On Wednesday, the CARES (Coronavirus Aid, Relief, and Economic Security) Act was unanimously passed by the Senate.
It’s scheduled to be voted on and adopted by House members on Friday, Trump to sign it into law. Its provisions are largely what was discussed in a previous day article.
There’s plenty in it for monied interests, along with the Wall Street owned and operated Fed supplying trillions of dollars in virtually free money to banks, other corporate interests, hedge funds, and large investors — more to come as needed.
By comparison, ordinary Americans get peanuts. Households will get one-time direct deposits of $1,200, married couples to get $2,400, plus an additional $500 per child.
This applies to households earning up to $75,000, $150,000 for married couples, scaled down amounts going to households earning up to $99,000/$198,000 for married couples.
Unemployed workers will get $600 weekly for four months — through July 31.
So-called Pandemic Unemployment Assistance will provide up to 39 weeks of unemployment insurance payments to individuals not otherwise eligible to receive benefits — including the self-employed and others who exhausted their regular and extended benefits.
The bill provides 13 weeks of emergency unemployment insurance for individuals who remain unemployed after they exhausted their benefits and aren’t otherwise eligible for them.
A four-member household, including two children, will get a one-time payment of $3,400, a single individual $1,200 + $600 weekly if unemployed through July 31 in both examples.
Federal unemployment benefits are in addition what individual states provide.
According to US Census Bureau data, median US rent in 2017was $1,012, median mortgage costs $1,513.
An average one-person household spends around $370 a month for food, double this amount for a three-person household.
In 2017, average per capita spending for healthcare annually was $10,224.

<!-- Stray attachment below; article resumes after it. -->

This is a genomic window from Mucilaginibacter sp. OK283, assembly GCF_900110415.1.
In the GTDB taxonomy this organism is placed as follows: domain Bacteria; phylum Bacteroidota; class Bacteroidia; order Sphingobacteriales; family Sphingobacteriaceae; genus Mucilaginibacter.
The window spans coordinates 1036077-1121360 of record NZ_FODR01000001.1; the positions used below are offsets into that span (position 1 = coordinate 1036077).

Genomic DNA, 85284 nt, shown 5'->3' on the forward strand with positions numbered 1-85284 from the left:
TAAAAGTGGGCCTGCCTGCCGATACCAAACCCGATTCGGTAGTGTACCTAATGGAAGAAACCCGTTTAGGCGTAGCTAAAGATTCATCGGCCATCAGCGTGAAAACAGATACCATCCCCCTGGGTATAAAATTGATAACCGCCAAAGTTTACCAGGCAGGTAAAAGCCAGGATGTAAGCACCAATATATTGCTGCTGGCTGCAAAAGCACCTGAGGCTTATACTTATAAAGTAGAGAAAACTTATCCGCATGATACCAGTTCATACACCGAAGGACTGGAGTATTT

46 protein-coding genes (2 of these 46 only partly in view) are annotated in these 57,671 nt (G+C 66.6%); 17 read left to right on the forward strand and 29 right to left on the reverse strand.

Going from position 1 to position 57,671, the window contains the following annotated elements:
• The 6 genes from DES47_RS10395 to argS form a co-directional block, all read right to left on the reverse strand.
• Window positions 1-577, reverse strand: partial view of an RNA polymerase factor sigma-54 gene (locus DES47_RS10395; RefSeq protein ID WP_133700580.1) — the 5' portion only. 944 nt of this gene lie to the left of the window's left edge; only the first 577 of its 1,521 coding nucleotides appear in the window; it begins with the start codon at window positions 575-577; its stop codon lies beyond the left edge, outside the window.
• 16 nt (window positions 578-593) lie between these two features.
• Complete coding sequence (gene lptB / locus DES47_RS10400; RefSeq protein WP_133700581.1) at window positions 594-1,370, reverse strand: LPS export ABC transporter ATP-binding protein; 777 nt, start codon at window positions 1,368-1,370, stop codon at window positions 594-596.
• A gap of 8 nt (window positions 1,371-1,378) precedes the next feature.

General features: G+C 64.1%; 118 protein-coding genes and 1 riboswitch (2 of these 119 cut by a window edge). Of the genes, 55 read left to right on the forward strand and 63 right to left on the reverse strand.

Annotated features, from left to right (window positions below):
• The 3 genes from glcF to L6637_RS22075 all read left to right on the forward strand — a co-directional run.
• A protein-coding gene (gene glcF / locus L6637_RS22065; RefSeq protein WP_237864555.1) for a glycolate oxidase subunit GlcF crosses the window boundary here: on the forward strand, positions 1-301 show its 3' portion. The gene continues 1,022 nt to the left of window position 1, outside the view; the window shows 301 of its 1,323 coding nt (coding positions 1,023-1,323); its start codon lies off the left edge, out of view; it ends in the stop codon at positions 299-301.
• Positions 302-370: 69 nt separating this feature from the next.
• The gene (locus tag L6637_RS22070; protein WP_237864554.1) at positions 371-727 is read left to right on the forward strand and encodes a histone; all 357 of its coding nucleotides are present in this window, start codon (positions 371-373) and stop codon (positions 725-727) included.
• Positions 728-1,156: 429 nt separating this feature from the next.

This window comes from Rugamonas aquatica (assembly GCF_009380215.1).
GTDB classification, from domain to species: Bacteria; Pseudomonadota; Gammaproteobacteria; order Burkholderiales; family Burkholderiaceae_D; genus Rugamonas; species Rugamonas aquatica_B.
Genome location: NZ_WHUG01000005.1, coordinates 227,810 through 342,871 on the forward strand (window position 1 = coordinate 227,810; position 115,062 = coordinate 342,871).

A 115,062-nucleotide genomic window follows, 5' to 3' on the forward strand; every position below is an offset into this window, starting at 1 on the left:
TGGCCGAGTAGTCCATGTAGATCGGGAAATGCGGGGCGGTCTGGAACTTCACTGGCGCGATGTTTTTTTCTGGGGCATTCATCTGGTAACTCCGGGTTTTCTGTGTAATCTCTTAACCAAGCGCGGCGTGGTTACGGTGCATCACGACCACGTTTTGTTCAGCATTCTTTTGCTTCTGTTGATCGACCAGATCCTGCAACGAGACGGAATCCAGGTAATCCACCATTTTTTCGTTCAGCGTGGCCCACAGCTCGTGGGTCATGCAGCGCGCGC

According to the US Bureau of Labor Statistics, average pre-tax household income in 2017 was $73,573, average annual expenses around $60,000.
The average federal income tax rate is around 20%, after-tax income less than $59,000 — minus state, property, and other local taxes, meaning most households spend borrowed money on top of income to cover expenses.
A family of four getting $3,400 + $600 a week if get federal unemployment benefits for around 17.5 weeks from April 1 through July 31 would receive $13,900 —far below what households need to cover expenses, supplemented by state unemployment benefits if get them.
Individuals are permitted to delay payment of payroll taxes until 2021 or 2022. The same holds for eligible businesses as follows:
They can delay paying payroll taxes through December 2020, pay 50% of them in 2021, another 50% in 2022.
Hundreds of billions of dollars in government loans to business and trillions of dollars in zero-interest Fed money may end up partially or entirely forgiven.
Will unpaid business payroll taxes be treated the same way? Looking ahead, what hasn’t been paid may not be when companies begin emerging from ongoing economic and financial duress.
Dems, including progressive Bernie Sanders, agreed to suspend business payroll taxes that’s all about weakening Social Security and Medicare trust funds — part of a longterm plan to erode and eliminate them.
He and other Dems agreed to provide business with the lion’s share of benefits, instead of demanding more for American households, including government provided healthcare for hospitalized COVID-19 patients, excluding what covered by insurers.